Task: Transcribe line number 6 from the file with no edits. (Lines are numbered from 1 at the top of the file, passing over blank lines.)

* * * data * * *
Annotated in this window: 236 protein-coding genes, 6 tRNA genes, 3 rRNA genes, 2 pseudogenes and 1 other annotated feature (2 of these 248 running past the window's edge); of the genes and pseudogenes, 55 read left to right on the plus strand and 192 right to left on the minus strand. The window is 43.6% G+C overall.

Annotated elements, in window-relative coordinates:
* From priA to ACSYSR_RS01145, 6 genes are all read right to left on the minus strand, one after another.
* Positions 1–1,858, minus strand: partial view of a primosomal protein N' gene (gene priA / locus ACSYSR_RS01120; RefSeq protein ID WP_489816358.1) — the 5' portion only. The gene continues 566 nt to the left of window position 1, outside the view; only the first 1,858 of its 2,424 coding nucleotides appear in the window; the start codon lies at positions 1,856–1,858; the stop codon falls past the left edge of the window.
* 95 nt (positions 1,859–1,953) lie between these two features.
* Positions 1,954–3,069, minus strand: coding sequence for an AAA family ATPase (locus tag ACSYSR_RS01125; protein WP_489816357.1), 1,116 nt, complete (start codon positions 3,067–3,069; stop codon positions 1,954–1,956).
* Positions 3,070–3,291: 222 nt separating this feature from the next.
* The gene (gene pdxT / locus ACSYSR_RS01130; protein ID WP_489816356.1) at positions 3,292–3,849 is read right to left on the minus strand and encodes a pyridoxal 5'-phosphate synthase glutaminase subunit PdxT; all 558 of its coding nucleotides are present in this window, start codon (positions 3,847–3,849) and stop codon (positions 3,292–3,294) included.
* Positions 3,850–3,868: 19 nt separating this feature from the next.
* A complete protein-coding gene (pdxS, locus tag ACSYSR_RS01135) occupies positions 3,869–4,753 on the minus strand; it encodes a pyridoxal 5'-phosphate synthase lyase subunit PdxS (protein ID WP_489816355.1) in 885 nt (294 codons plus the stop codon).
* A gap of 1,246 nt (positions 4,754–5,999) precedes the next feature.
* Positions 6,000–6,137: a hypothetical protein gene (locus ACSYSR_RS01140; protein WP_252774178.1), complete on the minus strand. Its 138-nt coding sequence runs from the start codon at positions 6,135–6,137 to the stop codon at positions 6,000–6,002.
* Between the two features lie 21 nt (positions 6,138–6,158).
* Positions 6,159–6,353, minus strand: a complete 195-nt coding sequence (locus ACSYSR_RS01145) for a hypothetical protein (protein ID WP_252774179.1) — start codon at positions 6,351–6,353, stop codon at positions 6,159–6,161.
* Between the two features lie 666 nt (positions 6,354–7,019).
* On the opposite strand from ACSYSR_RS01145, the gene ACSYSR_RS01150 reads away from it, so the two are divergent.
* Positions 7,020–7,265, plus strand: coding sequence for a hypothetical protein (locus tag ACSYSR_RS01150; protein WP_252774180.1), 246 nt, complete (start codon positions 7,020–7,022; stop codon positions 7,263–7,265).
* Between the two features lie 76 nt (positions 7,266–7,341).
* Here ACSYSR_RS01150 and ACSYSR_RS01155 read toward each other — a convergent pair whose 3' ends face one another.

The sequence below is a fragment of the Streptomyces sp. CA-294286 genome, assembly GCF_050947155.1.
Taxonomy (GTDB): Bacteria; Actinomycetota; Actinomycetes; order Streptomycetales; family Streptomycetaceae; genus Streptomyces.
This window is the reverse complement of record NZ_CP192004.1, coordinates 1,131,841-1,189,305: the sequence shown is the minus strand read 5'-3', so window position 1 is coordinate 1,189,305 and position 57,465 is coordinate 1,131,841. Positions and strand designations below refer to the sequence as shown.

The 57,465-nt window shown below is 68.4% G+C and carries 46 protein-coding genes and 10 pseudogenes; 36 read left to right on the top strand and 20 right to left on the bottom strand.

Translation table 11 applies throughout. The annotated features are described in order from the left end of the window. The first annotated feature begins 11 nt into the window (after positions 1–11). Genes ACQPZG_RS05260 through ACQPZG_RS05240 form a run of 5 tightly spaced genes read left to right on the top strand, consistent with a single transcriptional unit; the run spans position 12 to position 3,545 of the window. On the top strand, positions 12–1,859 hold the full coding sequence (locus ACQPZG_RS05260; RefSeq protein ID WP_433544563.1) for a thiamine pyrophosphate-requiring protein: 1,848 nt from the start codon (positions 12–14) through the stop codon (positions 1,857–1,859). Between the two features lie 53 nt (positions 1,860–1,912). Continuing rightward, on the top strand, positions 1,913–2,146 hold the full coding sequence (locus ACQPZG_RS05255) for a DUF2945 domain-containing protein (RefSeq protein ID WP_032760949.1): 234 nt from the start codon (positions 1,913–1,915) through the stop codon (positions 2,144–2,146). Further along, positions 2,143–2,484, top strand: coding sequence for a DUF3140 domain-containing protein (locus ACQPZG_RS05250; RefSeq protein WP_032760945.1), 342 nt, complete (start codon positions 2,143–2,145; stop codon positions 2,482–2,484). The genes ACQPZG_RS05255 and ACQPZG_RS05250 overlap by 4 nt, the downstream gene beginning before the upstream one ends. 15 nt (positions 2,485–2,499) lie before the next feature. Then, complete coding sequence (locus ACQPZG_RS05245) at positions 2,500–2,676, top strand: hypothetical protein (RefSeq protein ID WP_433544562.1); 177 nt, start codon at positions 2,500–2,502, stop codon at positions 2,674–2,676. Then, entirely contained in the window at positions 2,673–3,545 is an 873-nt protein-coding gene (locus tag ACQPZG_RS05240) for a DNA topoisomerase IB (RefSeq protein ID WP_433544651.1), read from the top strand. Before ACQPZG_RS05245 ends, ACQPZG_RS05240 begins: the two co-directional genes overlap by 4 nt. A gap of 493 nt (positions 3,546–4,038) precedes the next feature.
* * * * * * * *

* Positions 1,954–3,069, minus strand: coding sequence for an AAA family ATPase (locus tag ACSYSR_RS01125; protein WP_489816357.1), 1,116 nt, complete (start codon positions 3,067–3,069; stop codon positions 1,954–1,956).